Photo by Katie Miller
Something feels a little bit off about the cover of Weyes Blood’s new album, Front Row Seat to Earth. The first thing to notice is Natalie Mering, the sole member of Weyes Blood, reclining in a shiny blue suit and a pair of dirty white sneakers. But step back a bit and scan the landscape behind her and the cheekily glamorous look of it seems a bit more unsettling. It’s a vast, open expanse of mountains and water, pools surrounding the narrow bank where she’s positioned. One way to look at it is as a peaceful, natural setting. But viewed another way, it might be seen as a barren wasteland: The end of civilization.
It’s not the first time that Weyes Blood (pronounced “wise blood”) has nodded to dystopia. In fact, one track on Front Row Seat—released in 2016 via Mexican Summer—explicitly deals with a rapidly deteriorating society (like the one we’re experiencing now) as viewed through screens. There’s some humor to it—the chorus goes “y-o-l-o-why,” making a palindromic pun—but through a gentle folk arrangement reminiscent of early ‘70s Joni Mitchell, Mering seeks solace through a period of uncomfortable transition: “Used to think it was bad/That we were all going mad/But now it’s fine to leave... Carry me through the waves of change.” It’s both terrifying and comforting.
In a phone interview from her home in Los Angeles, Mering says that she’s always been fascinated by ideas of apocalypse and dystopia.
“I think it’s happening in our lifetime,” she says. “And it’s always been happening. It’s part of human experience, human civilization. There’s always a dark underbelly. Humans are founded on cataclysm, I think.”
When asked if she’s a pessimist, however, Mering argues that seeing darkness on the horizon doesn’t necessarily mean that she assumes the worst.
“No,” she says, pausing to sort out her perspective. “Maybe a realist? I don’t know. I try not to be too pessimistic, but I think it’s important to embrace the themes of dystopia, because it might be an inevitability. As elastic, evolutionary beings we can shift our perspectives and not see something dystopian as the end.”
If Weyes Blood’s music is infused with darkness, pessimistic or not, it’s delivered through beautifully elaborate vessels. While everything that Mering writes is beautiful, sometimes it’s stark in arrangement and sometimes it’s expansive and intricately composed. And sure, she goes to some uncomfortable places, whether it’s the black-screen view of the apocalypse in “Generation Why” or the breakup narrative of “Seven Words,” complete with a somewhat disturbing video featuring a physical altercation in the ocean. But whatever complex emotions Mering aims to convey through her music, she does so via songs that evoke a wide spectrum of classic pop, from Judee Sill to Fleetwood Mac.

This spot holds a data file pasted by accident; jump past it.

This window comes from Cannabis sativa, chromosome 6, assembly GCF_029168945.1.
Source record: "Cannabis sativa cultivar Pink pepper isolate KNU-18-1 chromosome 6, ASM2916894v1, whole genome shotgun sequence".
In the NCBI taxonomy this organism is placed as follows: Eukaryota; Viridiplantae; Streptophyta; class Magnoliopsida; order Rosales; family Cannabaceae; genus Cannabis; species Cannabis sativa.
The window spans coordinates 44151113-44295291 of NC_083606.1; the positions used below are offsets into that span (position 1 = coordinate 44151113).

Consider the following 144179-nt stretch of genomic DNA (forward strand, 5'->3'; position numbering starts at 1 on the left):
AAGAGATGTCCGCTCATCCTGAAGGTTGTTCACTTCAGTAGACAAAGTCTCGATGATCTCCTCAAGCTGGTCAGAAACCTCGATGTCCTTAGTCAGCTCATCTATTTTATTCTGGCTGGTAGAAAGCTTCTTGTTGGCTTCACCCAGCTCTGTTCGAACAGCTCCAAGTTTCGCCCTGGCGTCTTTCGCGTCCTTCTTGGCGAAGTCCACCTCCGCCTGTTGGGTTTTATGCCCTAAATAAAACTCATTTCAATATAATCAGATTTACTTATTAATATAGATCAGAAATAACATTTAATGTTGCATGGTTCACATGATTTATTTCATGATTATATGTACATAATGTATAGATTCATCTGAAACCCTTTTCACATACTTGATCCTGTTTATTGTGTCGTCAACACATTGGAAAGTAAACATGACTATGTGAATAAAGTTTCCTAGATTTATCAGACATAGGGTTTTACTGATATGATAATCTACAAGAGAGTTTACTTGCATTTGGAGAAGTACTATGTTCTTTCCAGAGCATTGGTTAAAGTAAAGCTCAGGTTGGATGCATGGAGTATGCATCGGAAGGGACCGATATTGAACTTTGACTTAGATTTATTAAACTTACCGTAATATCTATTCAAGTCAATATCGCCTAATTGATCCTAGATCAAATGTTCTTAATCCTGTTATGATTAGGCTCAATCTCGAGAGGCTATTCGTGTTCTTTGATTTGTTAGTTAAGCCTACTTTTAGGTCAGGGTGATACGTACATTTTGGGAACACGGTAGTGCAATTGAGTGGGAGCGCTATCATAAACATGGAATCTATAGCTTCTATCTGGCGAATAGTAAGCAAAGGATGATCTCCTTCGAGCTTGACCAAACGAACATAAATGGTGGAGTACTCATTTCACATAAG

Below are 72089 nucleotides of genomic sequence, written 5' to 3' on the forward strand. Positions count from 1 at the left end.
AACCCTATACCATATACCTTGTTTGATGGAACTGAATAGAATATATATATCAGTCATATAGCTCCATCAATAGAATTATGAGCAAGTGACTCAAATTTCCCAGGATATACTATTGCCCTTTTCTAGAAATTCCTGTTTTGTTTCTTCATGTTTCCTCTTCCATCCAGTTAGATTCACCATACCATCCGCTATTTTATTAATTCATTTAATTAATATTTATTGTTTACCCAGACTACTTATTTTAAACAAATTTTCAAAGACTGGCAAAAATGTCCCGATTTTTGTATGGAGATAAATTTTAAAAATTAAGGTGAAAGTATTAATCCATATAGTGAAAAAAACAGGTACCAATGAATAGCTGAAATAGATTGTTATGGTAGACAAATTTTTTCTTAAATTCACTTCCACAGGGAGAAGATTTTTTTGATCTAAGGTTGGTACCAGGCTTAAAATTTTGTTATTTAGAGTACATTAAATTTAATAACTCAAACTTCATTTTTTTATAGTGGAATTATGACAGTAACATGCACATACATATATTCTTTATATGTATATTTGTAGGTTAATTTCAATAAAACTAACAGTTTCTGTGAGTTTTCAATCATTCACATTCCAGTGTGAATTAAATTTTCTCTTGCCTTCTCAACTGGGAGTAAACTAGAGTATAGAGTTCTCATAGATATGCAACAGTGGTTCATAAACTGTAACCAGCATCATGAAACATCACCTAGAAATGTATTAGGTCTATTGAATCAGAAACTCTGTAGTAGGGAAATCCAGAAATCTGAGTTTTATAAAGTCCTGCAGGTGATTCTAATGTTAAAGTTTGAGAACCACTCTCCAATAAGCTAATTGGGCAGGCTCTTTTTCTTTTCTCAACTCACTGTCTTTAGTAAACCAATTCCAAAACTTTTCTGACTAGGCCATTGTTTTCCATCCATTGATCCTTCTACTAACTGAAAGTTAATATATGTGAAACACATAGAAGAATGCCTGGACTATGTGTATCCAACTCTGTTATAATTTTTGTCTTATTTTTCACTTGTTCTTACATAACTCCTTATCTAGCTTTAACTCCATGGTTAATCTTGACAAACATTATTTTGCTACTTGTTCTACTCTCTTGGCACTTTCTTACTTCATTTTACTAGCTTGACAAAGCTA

To hear the production on Front Row Seat to Earth, it’s hard not to come away from it thinking it’s the kind of record that took years to make. And while Mering did spend a few months refining half of the songs on tour before recording them, she says that most of the songs came to her in spontaneous bursts.
“A lot of them were sort of like lightning strikes,” she says. “I was having very specific emotions and I sat down to write something and they came out fully formed. Others I wrote in pieces, but mostly it’s kind of like a weird moment where it happens all at once. The words kind of trickle in later. A lot of the record I had been touring before I recorded it. It’s a key point in the process I think. When you go in and record it, you want to know it like the back of your hand.”
Weyes Blood is a solo project, with each song written by Mering herself. Yet the album features production and drums from Chris Cohen, formerly of Deerhoof, and of late she’s collaborated with other artists. Last year she made an appearance on Drugdealer’s The End of Comedy, and in January she released a collaborative EP with psychedelic pop weirdo Ariel Pink titled Tears on Fire. Mering says that she has a system for how she likes to make her own records, but working with other artists gives her an opportunity to see a different approach.
“I think because I’ve been a solo musician for so long I do enjoy a collaboration,” she says. “When I get a chance to work with someone else, I embrace the opportunity. It’s fun. Doing everything by yourself takes a lot of existential strength. You carry all this weight by yourself. But when you collaborate, you can lean on each other.
“I’m pretty set in my ways of what I like, but occasionally I’ll learn to have more of an attitude shift,” she says of the collaborative process. “Generally, I do what I do. But I appreciate seeing another perspective. There’s lots of elements to making a record, so seeing how other people do it is interesting to me.”
Weyes Blood’s songs might have listeners thinking about the world’s end, or they might help nurse a broken heart. Or maybe they’ll inspire some deep, critical thought. But more than anything, Mering just hopes they inspire some kind of emotional reaction.
“I guess if I make somebody cry at a performance or something and they say, ‘I cried it was so beautiful,’ it’s good, it’s a nice release. So yeahhhh,” she says, affecting a wry tone. “I like making people cry.
Weyes Blood plays Feb 16 at Soda Bar